State officials are expected to testify today that the once-grand plans to expand the Jacob K. Javits Convention Center are going to amount to little more than a renovation. The end of the expansion plans is likely to raise questions about whether the city and state should build a new convention center outside Manhattan, or abandon the fierce competition between cities to attract top convention shows.
Assemblyman Richard Brodsky, a Democrat of Westchester who is a longtime critic of the Pataki-era expansion plan, said the cost estimates had "risen to three times more than what the public was let on."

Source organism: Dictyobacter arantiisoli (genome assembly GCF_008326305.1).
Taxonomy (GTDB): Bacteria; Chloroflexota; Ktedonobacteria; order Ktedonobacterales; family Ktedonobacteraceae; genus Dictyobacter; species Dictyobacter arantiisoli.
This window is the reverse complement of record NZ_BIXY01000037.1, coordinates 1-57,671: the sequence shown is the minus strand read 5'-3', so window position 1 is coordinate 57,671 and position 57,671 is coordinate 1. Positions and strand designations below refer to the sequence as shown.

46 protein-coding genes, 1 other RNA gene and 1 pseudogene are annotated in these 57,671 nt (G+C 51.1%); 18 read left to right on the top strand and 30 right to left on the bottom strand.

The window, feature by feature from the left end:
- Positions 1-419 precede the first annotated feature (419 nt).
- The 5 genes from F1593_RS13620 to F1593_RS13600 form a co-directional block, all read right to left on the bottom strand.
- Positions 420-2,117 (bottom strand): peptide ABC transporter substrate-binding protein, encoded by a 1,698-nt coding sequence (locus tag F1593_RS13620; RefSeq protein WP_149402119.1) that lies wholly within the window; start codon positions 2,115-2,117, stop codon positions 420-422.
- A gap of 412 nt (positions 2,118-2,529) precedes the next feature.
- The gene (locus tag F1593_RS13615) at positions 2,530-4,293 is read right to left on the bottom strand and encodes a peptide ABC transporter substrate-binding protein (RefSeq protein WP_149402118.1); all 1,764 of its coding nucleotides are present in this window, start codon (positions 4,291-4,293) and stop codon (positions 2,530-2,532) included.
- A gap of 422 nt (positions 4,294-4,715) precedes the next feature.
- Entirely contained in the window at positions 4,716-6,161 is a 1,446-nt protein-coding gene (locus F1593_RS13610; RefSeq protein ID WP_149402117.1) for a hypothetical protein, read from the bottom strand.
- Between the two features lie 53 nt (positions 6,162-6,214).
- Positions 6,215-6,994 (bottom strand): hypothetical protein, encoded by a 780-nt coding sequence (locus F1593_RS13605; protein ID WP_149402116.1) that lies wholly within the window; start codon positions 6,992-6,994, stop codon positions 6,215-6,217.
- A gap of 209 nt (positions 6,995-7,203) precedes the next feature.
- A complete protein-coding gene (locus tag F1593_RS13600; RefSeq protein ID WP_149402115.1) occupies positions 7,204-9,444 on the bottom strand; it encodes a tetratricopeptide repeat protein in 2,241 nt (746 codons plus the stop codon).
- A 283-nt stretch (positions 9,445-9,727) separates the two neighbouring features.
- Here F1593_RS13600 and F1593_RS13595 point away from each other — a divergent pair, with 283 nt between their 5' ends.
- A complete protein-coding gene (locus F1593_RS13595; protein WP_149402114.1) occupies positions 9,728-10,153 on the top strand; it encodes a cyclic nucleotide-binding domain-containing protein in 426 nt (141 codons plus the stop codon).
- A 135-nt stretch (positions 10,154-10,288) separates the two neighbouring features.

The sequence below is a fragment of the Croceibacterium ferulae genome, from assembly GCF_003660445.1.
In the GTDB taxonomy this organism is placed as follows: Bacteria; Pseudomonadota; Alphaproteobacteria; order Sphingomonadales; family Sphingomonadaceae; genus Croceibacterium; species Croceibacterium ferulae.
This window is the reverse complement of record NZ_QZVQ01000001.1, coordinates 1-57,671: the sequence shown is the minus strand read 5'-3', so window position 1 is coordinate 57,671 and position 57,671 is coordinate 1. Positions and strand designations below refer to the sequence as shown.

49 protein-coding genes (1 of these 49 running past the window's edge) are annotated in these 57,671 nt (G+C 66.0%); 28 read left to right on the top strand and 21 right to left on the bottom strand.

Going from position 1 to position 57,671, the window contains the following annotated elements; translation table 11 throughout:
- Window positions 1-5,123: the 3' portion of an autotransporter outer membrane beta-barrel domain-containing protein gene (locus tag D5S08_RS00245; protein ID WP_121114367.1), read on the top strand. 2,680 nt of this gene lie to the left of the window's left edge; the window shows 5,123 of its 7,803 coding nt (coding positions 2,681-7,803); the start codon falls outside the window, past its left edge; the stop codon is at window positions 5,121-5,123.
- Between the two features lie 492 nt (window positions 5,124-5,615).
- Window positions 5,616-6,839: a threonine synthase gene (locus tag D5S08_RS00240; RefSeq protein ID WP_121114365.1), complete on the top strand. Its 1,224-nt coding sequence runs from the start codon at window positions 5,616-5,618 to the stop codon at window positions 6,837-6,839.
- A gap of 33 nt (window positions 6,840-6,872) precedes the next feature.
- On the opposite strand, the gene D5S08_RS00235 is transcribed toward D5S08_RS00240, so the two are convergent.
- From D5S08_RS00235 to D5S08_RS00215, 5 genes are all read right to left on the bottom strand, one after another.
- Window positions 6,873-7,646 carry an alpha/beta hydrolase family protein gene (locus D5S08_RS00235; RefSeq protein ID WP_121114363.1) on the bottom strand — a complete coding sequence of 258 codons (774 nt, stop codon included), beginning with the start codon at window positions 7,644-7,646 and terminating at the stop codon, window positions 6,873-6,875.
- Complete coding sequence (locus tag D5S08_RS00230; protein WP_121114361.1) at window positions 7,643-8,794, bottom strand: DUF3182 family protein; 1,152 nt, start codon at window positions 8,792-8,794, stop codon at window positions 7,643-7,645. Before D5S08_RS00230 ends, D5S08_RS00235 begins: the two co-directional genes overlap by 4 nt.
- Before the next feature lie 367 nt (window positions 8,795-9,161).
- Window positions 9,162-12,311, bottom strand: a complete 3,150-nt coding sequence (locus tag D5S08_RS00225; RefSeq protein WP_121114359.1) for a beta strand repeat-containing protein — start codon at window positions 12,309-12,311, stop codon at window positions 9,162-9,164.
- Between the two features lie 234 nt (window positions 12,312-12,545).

Initially, the cost of the modest expansion plan was estimated at $1.8 billion, but recent estimates had soared to more than $3 billion.
"There's neither the money nor confidence in the plan to justify going forward. It's too expensive and too mediocre," Mr. Brodsky said in a telephone interview yesterday.
The Hotel Association of New York City recently balked at an effort by the state to raise the $1.50-a-night room tax to pay for the fledgling expansion, according to a report in the New York Times.
The Javits center opened on the far West Side of Manhattan in 1986, and almost immediately critics said it was too small.
The end of the proposed expansion will also presumably end a $600 million "phase two" expansion proposed by Mayor Bloomberg and Senator Schumer in August 2006.